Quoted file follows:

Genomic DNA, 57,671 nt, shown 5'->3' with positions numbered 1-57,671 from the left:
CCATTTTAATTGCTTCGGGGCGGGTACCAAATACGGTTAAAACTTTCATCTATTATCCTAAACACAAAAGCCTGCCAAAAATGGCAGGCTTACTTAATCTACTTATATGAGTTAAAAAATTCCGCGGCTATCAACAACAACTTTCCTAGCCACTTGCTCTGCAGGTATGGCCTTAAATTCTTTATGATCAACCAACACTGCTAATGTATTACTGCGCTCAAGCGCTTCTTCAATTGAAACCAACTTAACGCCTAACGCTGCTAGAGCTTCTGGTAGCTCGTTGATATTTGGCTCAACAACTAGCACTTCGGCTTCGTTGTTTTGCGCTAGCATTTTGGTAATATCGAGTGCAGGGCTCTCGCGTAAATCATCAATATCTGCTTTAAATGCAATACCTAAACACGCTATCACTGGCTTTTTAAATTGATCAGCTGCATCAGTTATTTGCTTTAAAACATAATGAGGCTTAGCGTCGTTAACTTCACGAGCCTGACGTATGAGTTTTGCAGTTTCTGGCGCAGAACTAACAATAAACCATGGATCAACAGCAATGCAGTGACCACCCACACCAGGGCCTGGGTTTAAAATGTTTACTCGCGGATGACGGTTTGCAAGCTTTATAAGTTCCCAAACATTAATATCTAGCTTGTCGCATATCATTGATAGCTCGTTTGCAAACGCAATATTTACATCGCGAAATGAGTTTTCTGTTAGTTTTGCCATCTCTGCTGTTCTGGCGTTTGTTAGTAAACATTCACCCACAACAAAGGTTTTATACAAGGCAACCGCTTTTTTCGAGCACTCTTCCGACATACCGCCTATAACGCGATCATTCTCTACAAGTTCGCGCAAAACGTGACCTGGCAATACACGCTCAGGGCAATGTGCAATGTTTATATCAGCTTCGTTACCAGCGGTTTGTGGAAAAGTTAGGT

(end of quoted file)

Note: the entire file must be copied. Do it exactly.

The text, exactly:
Genomic DNA, 57,671 nt, shown 5'->3' with positions numbered 1-57,671 from the left:
CCATTTTAATTGCTTCGGGGCGGGTACCAAATACGGTTAAAACTTTCATCTATTATCCTAAACACAAAAGCCTGCCAAAAATGGCAGGCTTACTTAATCTACTTATATGAGTTAAAAAATTCCGCGGCTATCAACAACAACTTTCCTAGCCACTTGCTCTGCAGGTATGGCCTTAAATTCTTTATGATCAACCAACACTGCTAATGTATTACTGCGCTCAAGCGCTTCTTCAATTGAAACCAACTTAACGCCTAACGCTGCTAGAGCTTCTGGTAGCTCGTTGATATTTGGCTCAACAACTAGCACTTCGGCTTCGTTGTTTTGCGCTAGCATTTTGGTAATATCGAGTGCAGGGCTCTCGCGTAAATCATCAATATCTGCTTTAAATGCAATACCTAAACACGCTATCACTGGCTTTTTAAATTGATCAGCTGCATCAGTTATTTGCTTTAAAACATAATGAGGCTTAGCGTCGTTAACTTCACGAGCCTGACGTATGAGTTTTGCAGTTTCTGGCGCAGAACTAACAATAAACCATGGATCAACAGCAATGCAGTGACCACCCACACCAGGGCCTGGGTTTAAAATGTTTACTCGCGGATGACGGTTTGCAAGCTTTATAAGTTCCCAAACATTAATATCTAGCTTGTCGCATATCATTGATAGCTCGTTTGCAAACGCAATATTTACATCGCGAAATGAGTTTTCTGTTAGTTTTGCCATCTCTGCTGTTCTGGCGTTTGTTAGTAAACATTCACCCACAACAAAGGTTTTATACAAGGCAACCGCTTTTTTCGAGCACTCTTCCGACATACCGCCTATAACGCGATCATTCTCTACAAGTTCGCGCAAAACGTGACCTGGCAATACACGCTCAGGGCAATGTGCAATGTTTATATCAGCTTCGTTACCAGCGGTTTGTGGAAAAGTTAGGT